San Antonio

  • San Antonio
  • 3068 m
  • Primary factor 1903 m
  • Location: North 34:17.348, West 117:38.790 (GPS at the summit)
  • California, USA
  • Difficulty: YDS class 2 (mainly 1)
  • Climbed: July 6, 2008


How to get there: This mountain is located near Los Angeles. Locate I-15 (going to Las Vegas) and note its junction with Hwy. 138 (Antelope). This is north-east of Los Angeles. Drive 8.2 miles north-west on Hwy. 138, then turn left and continue 5 more miles in order to enter the small village of Wrightwood. Measure from this point. First, drive 3.7 miles to Big Pines where the Forest Service has a Ranger station on your right. Stop here and get an Adventure Pass (US dollar 5), it is needed in order to park legally at the trailhead. At mile 3.8, stay left in the road fork, then continue to the crest (hilltop) at mile 5.7. Your road turns off left at this point. There are signs for Guffy Campground. This road is rough, but can be driven (with care) by an ordinary car. At mile 7.0 you cross a ski area, continue straight. The road now runs along the crest of the mountains with quite a nice view. At mile 10.7, you are in a downhill section with a road fork. The left fork serves Guffy Campground, continue downhill along the right fork. At mile 11.2 there is another fork, stay left here. At mile 13.4, you should be near a big left curve, where one may park on the right side. This is the trailhead, location N34:19.759, W117:38.190, elevation 2533 meter. Park here.
Route description: San Antonio Peak is called "Mount Baldy" by all the locals in the area. It is one of three very prominent peaks in the Los Angeles area, the other two being San Gorgonio and San Jacinto. This trail follows the ridge system that connects the high ridge road with the peak. Along the way, two independent mountains are traveresed as well.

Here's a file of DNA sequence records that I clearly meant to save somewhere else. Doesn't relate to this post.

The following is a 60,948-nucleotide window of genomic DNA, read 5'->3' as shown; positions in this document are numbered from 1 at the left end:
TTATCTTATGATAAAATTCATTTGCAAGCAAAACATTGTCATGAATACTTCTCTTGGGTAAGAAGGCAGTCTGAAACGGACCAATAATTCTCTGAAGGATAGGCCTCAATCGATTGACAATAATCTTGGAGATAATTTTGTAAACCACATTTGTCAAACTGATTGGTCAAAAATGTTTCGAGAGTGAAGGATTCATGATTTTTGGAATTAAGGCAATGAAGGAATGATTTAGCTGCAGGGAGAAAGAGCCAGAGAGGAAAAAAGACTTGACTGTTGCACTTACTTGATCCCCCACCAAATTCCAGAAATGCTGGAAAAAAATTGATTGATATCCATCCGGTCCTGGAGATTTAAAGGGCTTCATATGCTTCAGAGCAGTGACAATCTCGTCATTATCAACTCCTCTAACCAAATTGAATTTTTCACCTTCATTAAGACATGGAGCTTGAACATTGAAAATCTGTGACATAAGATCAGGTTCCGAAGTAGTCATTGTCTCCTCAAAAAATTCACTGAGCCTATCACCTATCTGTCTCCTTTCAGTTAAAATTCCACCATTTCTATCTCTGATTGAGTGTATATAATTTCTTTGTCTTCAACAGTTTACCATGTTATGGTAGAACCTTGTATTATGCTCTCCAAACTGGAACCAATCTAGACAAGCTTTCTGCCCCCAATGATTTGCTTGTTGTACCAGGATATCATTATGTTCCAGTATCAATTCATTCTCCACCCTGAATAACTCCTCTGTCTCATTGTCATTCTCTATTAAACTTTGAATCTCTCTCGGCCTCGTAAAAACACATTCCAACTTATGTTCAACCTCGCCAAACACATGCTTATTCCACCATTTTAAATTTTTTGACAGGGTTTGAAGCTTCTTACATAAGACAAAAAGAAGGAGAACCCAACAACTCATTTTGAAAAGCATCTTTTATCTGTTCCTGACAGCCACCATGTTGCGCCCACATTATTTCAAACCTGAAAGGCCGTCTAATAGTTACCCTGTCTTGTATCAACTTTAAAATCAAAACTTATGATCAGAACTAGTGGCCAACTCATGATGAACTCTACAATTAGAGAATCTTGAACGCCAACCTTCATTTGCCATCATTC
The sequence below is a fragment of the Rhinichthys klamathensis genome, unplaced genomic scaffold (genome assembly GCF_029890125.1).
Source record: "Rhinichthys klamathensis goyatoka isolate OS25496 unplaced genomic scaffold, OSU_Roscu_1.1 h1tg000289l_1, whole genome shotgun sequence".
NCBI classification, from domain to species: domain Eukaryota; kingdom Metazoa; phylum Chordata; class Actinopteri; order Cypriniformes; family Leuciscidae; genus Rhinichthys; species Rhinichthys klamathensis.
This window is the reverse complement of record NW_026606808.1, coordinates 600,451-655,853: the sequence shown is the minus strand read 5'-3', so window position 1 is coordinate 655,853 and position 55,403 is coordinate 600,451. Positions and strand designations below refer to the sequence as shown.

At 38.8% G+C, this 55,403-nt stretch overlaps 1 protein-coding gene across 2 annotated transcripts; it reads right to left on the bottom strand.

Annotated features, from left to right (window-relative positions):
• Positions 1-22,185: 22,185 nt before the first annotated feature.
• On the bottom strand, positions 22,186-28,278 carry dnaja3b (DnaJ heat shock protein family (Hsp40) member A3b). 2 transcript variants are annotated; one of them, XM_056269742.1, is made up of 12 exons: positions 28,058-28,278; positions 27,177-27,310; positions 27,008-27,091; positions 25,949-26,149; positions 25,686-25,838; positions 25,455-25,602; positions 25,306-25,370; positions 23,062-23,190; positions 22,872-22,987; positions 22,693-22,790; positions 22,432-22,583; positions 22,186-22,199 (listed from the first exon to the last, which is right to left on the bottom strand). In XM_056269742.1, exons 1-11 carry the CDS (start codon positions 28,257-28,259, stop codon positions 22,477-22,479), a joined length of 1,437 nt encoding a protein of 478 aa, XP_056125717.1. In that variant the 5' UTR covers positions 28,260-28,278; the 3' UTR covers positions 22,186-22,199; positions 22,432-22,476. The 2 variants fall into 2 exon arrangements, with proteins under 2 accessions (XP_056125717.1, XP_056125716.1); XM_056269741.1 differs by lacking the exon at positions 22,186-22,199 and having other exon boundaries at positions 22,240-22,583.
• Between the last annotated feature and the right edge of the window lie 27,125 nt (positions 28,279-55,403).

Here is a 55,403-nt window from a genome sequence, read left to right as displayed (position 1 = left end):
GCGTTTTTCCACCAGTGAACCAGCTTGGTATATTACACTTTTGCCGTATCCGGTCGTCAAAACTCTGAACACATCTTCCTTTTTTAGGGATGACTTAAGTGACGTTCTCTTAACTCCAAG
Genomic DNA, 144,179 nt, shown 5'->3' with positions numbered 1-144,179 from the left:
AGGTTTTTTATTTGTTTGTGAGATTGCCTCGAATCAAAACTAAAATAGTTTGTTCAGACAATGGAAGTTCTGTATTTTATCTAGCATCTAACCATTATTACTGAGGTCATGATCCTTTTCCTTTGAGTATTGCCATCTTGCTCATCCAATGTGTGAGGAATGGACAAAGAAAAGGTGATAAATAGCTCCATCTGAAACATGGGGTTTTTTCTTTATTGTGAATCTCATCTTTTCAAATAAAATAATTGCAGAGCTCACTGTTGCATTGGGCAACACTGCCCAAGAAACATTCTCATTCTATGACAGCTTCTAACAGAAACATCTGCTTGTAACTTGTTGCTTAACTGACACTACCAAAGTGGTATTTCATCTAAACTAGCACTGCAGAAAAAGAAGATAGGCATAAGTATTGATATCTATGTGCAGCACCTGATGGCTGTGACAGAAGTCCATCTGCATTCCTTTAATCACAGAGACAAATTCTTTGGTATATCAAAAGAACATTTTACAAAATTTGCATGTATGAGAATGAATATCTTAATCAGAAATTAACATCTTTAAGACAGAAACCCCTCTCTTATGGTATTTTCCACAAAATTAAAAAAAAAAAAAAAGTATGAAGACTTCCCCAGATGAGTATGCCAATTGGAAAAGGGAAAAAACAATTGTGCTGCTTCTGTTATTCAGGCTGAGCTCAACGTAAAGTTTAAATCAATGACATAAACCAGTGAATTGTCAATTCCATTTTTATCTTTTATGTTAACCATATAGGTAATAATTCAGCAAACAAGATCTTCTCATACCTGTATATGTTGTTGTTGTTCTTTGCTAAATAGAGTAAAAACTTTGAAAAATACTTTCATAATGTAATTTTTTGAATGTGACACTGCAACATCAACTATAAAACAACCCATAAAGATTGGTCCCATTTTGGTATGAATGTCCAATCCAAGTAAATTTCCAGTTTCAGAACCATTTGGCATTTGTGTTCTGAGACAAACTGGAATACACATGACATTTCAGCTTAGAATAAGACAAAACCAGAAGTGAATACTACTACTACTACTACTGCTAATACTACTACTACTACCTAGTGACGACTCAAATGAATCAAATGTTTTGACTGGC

From the parking, descend (about 40 m) to a first col at 2490 meter, then climb a small subsidiary peak at 2608 meter. This top has about 30 meter of prominece as you descend to its key col on the far side. From here, the trail to Pine mountain runs directly up the ridge. This trail is fairly steep in the very beginning, then more gentle higher up. There is a very short section (a few meter only) where the trail is somewhat destroyed and the terrain is steep enough to rate this section as (YDS) class 2. Otherwise, this hike is entirely (YDS) class 1. (Thus, I have rated Pine, Dawson and San Antonio all as (YDS) class 2 hikes.) Continue higher on a good trail and reach the nice summit of Pine Mountain. The very highest point is about 10 meter from the trail, just before this trail starts its descent to the next col along the route. You are now at elevation 2941 meter and must next descend about 152 vertical meter in order to reach the next col. Continue downhill, then climb Dawson Peak (2918 m) via a very gentle uphill. Here, the trail traverses close, but still a few more meter below the summit. Go left and visit the summit for a well deserved break. From Dawson, there is a nice, but fairly long downhill to the last col before San Antonio, this col is at elevation 2676 meter. The nice trail now runs uphill to the summit of San Antonio (Mount Baldy).
Note: There are several trails serving San Antonio, but this one is perhaps among the nicest, not a monotone uphill, but rather a very enjoyable hike along the main ridge. The total vertical gain of this round trip hike is 1469 meter.
Comments: I had stayed the night in Baker and opted for a rather late start. San Antonio would not be a morning hike under any circumstances. I left my car at 12 noon, the temperature was around 90 F and I decided to take along 2.5 liter of water. I reached the summit after 2.5 hours at 1430. For the first time on this hike since I arrived in Salt Lake city, I actually met some people on a summit. They had all come along different (from my route) trails. I had a good, 15 minute break before returning. This route make you climb two other summits twice, quite a bonus. I was back at my car by 1655, a very nice 5 hour hike in good warm weather.